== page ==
Generally, an indenture trustee only owes a duty to perform its ministerial duties with due care, but does not owe a fiduciary duty to certificateholders. See, e.g., AG Capital Funding Partners, L.P. v. State St. Bank & Trust Co., 2008 WL 2510628 (N.Y. Ct. App. June 25, 2008). An indenture trustee's fiduciary duties thus are more limited in scope than the duties of an ordinary trustee. See Williams v. Continental Stock Transfer & Trust Co., 1 F.Supp.2d 836, 840 (N.D. Ill. 1998). Under New York law, the duties of an indenture trustee prior to default "are strictly defined and limited to the terms of the indenture." Elliott Assocs. v. J. Henry Schroder Bank & Trust Co., 838 F.2d 66, 71 (2d Cir. 1988) (citations omitted); New York State Medical Care Facilities Fin. Agency v. Bank of Tokyo Trust Co., 621 N.Y.S.2d 466, 470 (N.Y. Sup. Ct. 1994). However, New York courts have placed two extra-contractual duties on an indenture trustee prior to the occurrence of default. First, the indenture trustee must avoid conflicts of interest, and second, the indenture trustee must perform all basic, non-discretionary, ministerial tasks. LNC Investments., Inc. v. First Fidelity Bank, Nat'l Ass'n, 935 F.Supp. 1333, 1347 (S.D.N.Y. 1996).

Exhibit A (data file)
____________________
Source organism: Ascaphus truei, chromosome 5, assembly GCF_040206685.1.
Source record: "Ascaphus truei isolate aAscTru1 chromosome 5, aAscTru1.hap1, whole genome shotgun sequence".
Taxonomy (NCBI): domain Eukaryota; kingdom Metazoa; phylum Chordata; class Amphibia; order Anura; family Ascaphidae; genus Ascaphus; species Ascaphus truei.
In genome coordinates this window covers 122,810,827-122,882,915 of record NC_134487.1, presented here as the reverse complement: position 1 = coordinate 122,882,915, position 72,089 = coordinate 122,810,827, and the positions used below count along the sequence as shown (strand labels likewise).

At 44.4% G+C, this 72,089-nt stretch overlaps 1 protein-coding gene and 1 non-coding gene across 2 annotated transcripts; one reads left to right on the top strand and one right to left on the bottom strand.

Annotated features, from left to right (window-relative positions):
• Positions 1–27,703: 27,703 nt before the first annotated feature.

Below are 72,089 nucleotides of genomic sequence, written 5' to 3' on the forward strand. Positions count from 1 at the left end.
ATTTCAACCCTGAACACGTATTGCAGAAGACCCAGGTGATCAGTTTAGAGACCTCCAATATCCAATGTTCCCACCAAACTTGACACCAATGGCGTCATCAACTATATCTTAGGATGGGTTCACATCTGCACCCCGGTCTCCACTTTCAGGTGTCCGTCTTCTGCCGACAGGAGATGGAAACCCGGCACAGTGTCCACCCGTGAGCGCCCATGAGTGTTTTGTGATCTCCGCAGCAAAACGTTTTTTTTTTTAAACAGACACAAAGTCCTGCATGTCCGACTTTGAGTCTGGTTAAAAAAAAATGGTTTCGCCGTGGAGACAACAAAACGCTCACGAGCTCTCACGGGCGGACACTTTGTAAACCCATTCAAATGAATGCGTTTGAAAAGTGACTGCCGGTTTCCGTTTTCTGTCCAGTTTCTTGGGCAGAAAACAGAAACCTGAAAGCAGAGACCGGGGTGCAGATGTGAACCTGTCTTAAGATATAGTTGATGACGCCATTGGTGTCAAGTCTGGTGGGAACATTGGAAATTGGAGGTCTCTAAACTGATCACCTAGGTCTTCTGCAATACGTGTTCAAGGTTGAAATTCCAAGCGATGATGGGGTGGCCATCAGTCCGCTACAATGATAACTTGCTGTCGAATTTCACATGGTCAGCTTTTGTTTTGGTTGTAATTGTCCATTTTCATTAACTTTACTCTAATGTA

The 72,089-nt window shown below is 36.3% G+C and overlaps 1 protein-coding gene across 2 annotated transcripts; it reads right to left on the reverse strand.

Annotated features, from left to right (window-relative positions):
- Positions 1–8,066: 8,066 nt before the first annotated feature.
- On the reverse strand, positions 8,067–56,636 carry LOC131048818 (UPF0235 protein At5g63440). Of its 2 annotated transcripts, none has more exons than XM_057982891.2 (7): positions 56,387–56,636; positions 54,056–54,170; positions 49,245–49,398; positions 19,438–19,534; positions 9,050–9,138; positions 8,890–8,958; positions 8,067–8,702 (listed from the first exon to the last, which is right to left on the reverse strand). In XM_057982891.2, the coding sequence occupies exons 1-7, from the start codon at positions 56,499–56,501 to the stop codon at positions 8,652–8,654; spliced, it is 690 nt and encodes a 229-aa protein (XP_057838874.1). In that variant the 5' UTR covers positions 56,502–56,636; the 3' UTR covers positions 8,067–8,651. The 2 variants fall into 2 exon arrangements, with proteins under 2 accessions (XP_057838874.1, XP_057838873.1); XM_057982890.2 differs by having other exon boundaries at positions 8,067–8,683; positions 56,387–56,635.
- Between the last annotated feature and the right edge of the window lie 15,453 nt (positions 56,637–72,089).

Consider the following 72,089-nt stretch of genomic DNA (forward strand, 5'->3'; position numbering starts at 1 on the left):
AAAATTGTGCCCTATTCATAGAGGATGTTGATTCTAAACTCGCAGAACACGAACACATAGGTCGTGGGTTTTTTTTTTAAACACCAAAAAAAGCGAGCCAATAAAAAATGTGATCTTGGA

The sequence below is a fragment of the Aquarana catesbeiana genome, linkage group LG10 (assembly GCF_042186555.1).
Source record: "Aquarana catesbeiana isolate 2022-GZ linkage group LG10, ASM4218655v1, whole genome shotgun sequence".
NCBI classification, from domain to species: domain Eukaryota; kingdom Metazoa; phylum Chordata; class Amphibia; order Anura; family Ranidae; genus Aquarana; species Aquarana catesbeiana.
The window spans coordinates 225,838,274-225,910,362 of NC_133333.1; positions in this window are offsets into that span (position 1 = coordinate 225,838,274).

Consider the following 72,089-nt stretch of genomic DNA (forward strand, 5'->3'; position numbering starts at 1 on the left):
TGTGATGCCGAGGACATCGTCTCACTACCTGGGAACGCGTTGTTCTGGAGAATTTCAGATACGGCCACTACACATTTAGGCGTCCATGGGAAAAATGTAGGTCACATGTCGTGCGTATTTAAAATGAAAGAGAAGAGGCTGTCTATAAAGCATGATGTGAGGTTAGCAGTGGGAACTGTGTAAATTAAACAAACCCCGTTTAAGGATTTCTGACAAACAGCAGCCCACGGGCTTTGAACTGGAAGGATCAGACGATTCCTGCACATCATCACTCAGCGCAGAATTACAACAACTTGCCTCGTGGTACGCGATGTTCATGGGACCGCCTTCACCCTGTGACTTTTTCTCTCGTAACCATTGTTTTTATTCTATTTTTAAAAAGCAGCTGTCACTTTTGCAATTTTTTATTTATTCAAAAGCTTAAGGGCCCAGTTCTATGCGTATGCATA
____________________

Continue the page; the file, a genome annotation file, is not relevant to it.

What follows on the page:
Plaintiff argues that Bank One, as predecessor to Bank of New York, "was in a position to prevent financial injury to the certificateholders" and "had an obligation to [act fairly and honestly toward the certificateholders] because it was placed in a position of trust in which it was required to manage the securities for the benefit of the certificateholders." Pl.'s Resp. to BNY at 11-12. Based on the cases cited by Plaintiff, Plaintiff also appears to suggest a conflict based on the fact that Bank of New York received a fee for services rendered. However, the Second Amended Complaint does not provide a factual basis for inferring such a conflict. Nor does Plaintiff offer any evidence, contractual or otherwise, suggesting that Bank of New York's responsibilities toward the certificateholders rose to the level of fiduciary duties in any event. See First Bank of Richmond, 2008 WL 4410367, at *15. Therefore, the Court grants Bank of New York's motion to dismiss Count XV.
For the foregoing reasons, the Court denies the Credit Suisse Defendants motion to dismiss as to Counts I, III, V, VII, X, and XI and grants the motion as to Counts II, IV, VI, VIII, IX, XII, and XVI. In addition, the Court denies Bank of New York's motion to dismiss as to Count XIV and grants the motion as to Counts XIII, XV, and XVI.